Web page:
Skip to main content

Sleeve vent (version 2)

As promised last week, another way to make a sleeve with vent. This is a more classic method, with no hong kong finishing as in the previous method. And like Maree said in her comment on my previous tutorial, it is quite a bit of work, but I want to explore these methods myself. Taking pictures and writing it down is also a good way to keep track of my experiments for myself.


Upper sleeve vent is cut without seam allowance, under sleeve vent with seam allowance.
I've marked the lines in the picture with extra lines.
Sew sleeve seam without vent. Cut and grade seam as necessary for your fabric.
Interface the upper sleeve and under sleeve. Do not interface the facing of the uppersleeve.

You could also interface the separate sleeve parts and then sew the sleeve seam.
Fold up the hem allowance of the upper sleeve.
Fold the sleeve vent facing of the upper sleeve and mark the point where hem and vent meet.
Draw a straight line from marking to point of hem.
Sew the facing and hem together on these lines.
Trim seam allowance.
Open seam and fold back.
This is the result. (the black is my pencil marking)
Sew the buttonholes.
For the under sleeve, fold the hem allowance to the right side.
Stitch seam (don't know what my sewing machine was up to, it's not very straight).
Fold back.
Sew the other sleeve seam till the start of the vent.
Make a diagonal cut in the under sleeve seam only.
Press seam open.
If wanted you can handstitch the upper part of the vent, indicated by the arrow. I didn't do that here.
Right side of sleeve.
The inside.


  1. Thanks for these tutorials. So much clearer than the books I have!

  2. thank you! This makes things much clearer for me, too.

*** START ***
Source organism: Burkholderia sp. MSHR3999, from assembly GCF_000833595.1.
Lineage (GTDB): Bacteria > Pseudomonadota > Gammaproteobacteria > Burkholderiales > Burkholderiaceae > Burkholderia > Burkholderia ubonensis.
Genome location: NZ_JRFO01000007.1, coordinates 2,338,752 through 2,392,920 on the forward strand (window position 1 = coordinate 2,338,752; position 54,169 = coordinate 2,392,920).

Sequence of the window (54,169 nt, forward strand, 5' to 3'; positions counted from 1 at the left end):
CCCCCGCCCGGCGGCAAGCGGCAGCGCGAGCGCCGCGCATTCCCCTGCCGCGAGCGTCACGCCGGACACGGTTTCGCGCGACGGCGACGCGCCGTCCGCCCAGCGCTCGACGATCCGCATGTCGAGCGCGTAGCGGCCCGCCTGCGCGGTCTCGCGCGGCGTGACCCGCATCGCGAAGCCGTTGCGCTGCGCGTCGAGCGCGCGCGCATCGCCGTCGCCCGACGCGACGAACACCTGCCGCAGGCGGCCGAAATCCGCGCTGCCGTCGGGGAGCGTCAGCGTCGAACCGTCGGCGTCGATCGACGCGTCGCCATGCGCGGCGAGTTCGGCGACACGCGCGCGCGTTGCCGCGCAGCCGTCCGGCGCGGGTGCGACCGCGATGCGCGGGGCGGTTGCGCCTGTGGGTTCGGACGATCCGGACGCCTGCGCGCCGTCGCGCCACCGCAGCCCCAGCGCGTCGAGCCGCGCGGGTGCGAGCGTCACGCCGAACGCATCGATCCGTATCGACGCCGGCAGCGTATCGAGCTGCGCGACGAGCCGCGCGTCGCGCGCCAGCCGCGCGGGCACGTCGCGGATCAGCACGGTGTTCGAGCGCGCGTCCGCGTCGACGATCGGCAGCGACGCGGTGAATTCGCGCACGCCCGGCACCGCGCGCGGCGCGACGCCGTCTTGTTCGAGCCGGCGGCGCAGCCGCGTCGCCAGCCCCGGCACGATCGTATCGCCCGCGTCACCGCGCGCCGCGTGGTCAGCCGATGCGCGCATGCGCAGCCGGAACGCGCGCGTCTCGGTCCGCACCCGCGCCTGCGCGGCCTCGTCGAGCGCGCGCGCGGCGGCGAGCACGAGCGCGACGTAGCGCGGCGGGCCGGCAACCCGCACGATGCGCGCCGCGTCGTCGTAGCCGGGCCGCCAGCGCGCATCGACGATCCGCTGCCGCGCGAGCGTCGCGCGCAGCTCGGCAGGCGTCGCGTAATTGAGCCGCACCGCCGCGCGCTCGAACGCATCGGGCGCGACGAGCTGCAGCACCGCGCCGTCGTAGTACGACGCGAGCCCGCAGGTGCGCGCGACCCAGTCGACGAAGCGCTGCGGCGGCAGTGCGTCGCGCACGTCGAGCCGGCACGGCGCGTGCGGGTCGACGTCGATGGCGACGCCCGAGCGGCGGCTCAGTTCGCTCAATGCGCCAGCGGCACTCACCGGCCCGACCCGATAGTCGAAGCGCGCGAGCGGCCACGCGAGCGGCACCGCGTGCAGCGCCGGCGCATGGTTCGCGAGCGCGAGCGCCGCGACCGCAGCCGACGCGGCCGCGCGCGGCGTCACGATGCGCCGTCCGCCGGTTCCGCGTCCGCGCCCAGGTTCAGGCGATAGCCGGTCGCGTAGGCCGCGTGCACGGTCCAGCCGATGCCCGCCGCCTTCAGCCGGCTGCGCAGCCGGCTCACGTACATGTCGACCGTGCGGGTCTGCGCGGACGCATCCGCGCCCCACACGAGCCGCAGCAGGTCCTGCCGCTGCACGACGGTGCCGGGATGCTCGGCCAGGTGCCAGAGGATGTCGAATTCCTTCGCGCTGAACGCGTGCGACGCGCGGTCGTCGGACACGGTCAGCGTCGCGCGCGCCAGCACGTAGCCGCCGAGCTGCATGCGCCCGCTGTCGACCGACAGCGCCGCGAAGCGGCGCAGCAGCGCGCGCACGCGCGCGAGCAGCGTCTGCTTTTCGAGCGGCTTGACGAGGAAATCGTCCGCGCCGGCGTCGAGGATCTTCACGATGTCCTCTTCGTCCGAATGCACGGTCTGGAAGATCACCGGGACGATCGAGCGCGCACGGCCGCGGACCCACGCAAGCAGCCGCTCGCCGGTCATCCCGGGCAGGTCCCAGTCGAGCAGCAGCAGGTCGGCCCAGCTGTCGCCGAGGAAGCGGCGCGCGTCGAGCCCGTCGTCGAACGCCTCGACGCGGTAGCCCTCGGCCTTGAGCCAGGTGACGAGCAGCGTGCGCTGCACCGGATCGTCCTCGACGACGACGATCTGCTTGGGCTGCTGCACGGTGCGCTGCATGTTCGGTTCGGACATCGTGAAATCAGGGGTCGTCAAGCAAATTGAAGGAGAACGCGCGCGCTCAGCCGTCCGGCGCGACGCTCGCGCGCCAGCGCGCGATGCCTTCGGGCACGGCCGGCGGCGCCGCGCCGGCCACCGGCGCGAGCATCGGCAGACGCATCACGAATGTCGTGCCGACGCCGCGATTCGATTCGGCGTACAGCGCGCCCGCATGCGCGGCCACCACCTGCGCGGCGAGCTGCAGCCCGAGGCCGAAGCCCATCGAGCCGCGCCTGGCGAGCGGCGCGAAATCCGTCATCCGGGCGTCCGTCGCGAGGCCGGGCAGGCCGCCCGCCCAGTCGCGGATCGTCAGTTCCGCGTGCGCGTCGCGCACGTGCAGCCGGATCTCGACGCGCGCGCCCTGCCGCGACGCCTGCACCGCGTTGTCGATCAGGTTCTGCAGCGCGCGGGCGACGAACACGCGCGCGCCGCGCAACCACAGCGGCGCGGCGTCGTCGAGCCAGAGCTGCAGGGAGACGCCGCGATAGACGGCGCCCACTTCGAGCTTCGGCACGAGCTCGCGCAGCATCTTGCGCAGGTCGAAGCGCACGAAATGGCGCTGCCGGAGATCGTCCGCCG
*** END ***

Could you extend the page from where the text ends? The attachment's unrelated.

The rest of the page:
3. Thanks for the great tutorial Sigrid. It all makes sense now.

  4. Sigrid .- thanks for the tutorial, this is also an excellent method. greetings, Paco

  5. Great tutorial! I use another tutorial for sleeve vents (only do them very occasionally) but will switch to yours. Your pictures are so much better :) .

  6. This is a great tutorial, Sigrid, I love the mitered corner. Thank you!

  7. Excellent! Thanks for this tutorial, Sigrid!

  8. OMG, i spent hours searching on how to do these hems. used to work in a tailor shop, couldn't remember how to do this hem. if i knew you, i would give you a giant hug!! thank you thank you =D

  9. Thanks for this tutorial. I'm currently in the process of making one of these sleeves for the first time, and of course BurdaStyle's directions left me totally confused. This is making so much more sense, and I'll definitely be using it to finish the sleeves up!

  10. Thank you so much for this tutorial!! It was really beneficial... You are a real teacher!! Thank you! :)

  11. Thank you so much for this tutorial!! It was really beneficial... You are a real teacher!! Thank you! :)


Post a Comment

Comments are very much appreciated! I read all of them, try to answer the questions but don't always have time to react to comments.

Popular posts from this blog